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Part 3 of 4. You hover before me as a reminder of what I have lost, or rather of what I chose to neglect. To each his own. Such is the burden of living forever.
Apollyon hovered over Rachel’s body like a vulture eyeing its meal, fanning his wings as he gloated over the kill. “What was in your head?” he mumbled, rising slowly but never removing his steady gaze from her. “Surely that laughable attempt at murder was not the entirety of your plan.” He sighed. “I taught you better than that.” Apollyon turned and walked away, but a bright silver glint in the corner of his eye caught his attention.
He dug in his heels, whirling and sending up a spray of sand as the thin blade of a glimmering sword tore past him, punching a hole in his long black feathers and barely missing his ribs. He sprung sideways and out of range of the attacker, shirking back into the shadow from whence he originally came, his shield of black feathers melding him in with the darkness.
The sword pierced the ground with an explosion of fire, and the force spun up the sand in miniature tornadoes. Threads of fire curled and licked, lengthening and stretching themselves, folding over to take the shape of a man engulfed in flames. Apollyon crouched and coiled, abandoning his feathered wings and trading the skin of men for the armor of battle.
Suddenly the man of fire dispelled the hungry flames with a single, powerful shout, and the blaze dissipated with a defiant hiss. The warrior was wrapped in six brown wings, creamy like milky amber. With two, he covered his face, and with two more, he covered his feet. The two in the middle he stretched out and bristled; holding out his right hand, he summoned the sword from across the chamber and brandished it eagerly.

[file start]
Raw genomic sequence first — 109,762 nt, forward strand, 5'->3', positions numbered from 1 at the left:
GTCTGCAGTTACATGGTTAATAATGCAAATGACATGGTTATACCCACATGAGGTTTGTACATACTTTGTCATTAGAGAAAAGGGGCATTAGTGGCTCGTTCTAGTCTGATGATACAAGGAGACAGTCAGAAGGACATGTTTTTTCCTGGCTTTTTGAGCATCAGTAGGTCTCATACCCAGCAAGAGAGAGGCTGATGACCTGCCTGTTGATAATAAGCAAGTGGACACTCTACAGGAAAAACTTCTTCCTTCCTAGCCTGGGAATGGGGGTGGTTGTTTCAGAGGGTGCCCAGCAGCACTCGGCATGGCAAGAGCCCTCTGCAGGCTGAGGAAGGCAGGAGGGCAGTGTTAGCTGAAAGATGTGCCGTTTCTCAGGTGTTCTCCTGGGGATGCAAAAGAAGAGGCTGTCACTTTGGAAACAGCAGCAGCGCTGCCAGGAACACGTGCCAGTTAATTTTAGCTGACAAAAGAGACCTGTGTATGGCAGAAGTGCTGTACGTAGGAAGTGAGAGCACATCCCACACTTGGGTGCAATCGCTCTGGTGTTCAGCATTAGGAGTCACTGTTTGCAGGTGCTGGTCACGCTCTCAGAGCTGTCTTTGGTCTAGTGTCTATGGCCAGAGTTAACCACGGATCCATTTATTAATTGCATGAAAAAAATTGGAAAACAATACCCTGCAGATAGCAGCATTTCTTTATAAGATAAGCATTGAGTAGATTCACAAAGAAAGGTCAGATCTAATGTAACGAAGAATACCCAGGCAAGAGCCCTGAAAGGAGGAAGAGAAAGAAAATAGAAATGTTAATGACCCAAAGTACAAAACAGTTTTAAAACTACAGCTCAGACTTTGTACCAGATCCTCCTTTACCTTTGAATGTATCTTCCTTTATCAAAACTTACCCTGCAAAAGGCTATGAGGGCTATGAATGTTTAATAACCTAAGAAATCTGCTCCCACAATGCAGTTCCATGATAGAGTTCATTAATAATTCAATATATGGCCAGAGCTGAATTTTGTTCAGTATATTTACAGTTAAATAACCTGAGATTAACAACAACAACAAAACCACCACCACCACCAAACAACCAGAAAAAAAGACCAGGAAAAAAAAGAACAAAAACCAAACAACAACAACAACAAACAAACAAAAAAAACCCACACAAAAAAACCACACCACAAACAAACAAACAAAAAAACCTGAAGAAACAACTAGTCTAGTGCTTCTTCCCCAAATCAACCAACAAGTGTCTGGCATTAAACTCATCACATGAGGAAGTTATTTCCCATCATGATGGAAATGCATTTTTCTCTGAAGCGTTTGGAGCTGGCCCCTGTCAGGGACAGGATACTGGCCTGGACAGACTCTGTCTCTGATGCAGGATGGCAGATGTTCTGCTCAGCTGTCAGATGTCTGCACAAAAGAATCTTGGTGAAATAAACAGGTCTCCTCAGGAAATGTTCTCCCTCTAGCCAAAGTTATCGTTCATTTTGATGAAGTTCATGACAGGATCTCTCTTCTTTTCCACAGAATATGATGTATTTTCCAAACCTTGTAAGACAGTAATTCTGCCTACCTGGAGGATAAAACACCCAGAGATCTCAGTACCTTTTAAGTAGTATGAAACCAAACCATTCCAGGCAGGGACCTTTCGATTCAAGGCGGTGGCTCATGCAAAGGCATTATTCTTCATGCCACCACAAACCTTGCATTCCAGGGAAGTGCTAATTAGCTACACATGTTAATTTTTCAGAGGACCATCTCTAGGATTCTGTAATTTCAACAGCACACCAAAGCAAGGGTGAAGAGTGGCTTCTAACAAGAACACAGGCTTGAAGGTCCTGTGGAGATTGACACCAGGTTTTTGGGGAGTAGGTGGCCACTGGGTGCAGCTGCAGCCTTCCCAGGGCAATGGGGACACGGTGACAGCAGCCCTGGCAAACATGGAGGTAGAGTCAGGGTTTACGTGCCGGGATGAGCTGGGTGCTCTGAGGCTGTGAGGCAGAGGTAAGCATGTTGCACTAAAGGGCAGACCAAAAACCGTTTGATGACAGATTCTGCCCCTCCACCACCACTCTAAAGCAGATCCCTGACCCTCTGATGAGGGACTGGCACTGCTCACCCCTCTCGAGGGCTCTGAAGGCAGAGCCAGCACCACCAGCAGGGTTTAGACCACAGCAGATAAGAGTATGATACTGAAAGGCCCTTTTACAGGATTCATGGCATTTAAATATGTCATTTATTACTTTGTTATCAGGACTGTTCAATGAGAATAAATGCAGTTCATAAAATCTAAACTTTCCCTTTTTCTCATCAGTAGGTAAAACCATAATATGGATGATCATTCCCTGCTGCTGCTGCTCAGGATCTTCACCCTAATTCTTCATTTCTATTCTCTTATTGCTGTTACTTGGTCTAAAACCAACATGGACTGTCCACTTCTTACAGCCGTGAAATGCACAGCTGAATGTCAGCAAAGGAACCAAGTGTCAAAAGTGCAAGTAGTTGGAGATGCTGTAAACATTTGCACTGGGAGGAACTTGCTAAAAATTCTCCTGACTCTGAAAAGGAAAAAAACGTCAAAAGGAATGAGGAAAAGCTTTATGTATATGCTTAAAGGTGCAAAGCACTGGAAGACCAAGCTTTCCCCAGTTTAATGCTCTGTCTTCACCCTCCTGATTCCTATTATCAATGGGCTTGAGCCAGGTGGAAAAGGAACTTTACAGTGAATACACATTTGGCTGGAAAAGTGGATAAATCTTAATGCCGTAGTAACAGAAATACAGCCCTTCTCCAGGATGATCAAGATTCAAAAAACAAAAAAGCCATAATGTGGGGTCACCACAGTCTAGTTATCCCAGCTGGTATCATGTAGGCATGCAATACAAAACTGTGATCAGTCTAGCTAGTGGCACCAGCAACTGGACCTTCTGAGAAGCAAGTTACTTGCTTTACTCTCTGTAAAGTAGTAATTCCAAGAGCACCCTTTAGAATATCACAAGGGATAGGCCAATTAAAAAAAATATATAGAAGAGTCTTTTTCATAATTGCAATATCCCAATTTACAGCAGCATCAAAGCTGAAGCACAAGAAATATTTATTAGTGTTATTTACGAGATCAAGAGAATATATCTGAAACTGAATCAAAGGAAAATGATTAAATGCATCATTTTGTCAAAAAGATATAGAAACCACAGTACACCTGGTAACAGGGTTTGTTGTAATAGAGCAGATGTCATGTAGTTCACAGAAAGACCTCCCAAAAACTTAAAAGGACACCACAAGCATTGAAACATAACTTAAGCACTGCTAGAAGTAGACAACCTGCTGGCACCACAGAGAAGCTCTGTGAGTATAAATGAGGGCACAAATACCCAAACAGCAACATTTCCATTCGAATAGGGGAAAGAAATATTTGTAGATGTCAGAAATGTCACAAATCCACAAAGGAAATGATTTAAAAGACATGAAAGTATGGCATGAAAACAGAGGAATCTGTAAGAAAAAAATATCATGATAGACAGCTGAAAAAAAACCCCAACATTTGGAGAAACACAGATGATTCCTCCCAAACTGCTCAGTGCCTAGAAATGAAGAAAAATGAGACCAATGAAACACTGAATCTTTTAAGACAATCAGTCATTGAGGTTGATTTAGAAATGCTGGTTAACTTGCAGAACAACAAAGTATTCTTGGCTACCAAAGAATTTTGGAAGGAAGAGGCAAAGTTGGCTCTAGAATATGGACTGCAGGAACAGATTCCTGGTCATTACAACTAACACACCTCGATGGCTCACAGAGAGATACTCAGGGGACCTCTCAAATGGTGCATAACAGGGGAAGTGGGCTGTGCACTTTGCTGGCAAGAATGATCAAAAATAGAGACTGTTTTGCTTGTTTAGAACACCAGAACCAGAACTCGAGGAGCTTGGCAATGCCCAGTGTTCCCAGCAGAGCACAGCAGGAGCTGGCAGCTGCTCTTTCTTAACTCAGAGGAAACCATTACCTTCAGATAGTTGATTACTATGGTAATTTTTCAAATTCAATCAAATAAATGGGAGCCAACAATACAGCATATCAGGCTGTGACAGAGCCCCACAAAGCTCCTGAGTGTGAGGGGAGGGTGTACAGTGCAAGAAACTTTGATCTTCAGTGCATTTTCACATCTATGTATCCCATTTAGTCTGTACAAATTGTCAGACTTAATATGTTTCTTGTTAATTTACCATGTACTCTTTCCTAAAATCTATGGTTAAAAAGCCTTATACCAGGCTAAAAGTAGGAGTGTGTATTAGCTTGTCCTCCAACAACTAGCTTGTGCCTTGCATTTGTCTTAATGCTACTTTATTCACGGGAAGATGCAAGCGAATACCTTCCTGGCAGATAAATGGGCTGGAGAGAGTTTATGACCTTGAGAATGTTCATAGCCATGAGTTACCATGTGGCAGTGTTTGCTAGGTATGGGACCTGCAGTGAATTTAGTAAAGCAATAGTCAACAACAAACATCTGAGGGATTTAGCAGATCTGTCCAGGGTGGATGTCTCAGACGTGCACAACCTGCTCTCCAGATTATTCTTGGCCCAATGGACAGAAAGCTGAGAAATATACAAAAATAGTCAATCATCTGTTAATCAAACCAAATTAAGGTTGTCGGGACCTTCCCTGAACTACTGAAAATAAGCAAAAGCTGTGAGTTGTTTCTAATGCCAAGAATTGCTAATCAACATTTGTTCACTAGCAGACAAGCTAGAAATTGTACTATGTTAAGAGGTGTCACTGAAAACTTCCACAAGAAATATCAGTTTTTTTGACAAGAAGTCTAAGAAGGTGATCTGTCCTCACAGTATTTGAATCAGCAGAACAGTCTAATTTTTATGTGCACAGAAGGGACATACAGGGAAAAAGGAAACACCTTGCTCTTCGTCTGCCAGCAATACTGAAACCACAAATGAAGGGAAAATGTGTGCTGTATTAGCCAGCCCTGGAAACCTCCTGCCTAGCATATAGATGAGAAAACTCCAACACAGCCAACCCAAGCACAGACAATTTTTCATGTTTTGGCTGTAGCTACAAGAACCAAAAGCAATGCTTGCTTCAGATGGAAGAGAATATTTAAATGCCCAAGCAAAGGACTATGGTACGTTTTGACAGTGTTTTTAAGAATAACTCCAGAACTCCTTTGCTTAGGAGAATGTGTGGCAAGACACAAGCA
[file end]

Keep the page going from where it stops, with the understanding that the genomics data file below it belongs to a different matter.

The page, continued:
Apollyon growled, hidden in the shadows. “Saraph! Why do you bare your blade against me, old friend? What has brought you here? Am I now your enemy?”
Saraph did not lower his sword. “Our bonds of friendship were broken when you chose the path of silence.”
“Silence?” Apollyon spat, and a deep chuckle echoed through the cavern. “Who is it but you, Saraph, who sits on one of Heofon’s thrones of power, blind and deaf to the begging masses? When they seek answers, how often do they hear from you? ‘Why are we alone?’ they ask incessantly.”
Saraph’s body tensed, betraying the scowl that must have been hidden behind the two wings which covered his face. “When they beg for pleasure, for satiation, for rationalization, I give an answer where you give none. And you say that I am on the path of silence?”
“Enough,” Saraph said, beating his two outstretched wings once.
“Indeed,” Apollyon replied sarcastically, “fleeing from truth is always best.”
Saraph snarled and suddenly pitched his sword in the direction of Apollyon’s voice, but the shadows swallowed up the blade and a rocky clang echoed as the weapon struck the wall of the cavern.
“So this is how it will be?” Apollyon hissed as the earthy, grinding sound of steel cutting rivets into the sand muffled his voice. “Very well!”
A stalactite supporting the cavern ceiling shattered as a thick, glittering tail shot toward Saraph. Unfolding the wings from around his feet, he sprang backwards and twisted, summoning the sword from the wall behind him. Broken free by the pull of Saraph’s will, the blade lanced straight as a spear and stabbed through the rippling scales of the stomach, stopping the tail’s onslaught and causing it to twitch and curl in pain.
Apollyon howled, smashing head-first into the light and snapping wildly amid the cascade of falling rocks, his formerly handsome physique twisted and stretched into the body of a towering cobra. He lashed and whipped his body, rustling dust from the ceiling as his thick coils pounded into the ground. Sandy powder sprung into the air from the force of his blows, obscuring Saraph even more.
Apollyon paused to catch glimpses of Saraph leaping and dodging among his rolling coils like a gnat, too small to strike at with any accuracy. He took control of his rage and frustration, coiling it down in his stomach like a snake within the snake. Small pinpricks of pain jolted randomly through his scales as Saraph stabbed his blade through, but the sword was not long enough to do any substantial damage. Still, if I return to my winged form, he will outstrip me with speed. I must stop his movements now, Apollyon thought, or he’ll bleed me dry without a fight.
Tensing, Apollyon sent a quake through his body suddenly. Saraph jolted and spread his wings to steady himself on the rolling coils, but the lurching forced him off balance while the cobra lunged toward the ceiling of the cave, spreading out his scaly hood to obscure the light filtering in from the fissure in the ceiling. The cavern tumbled into complete darkness.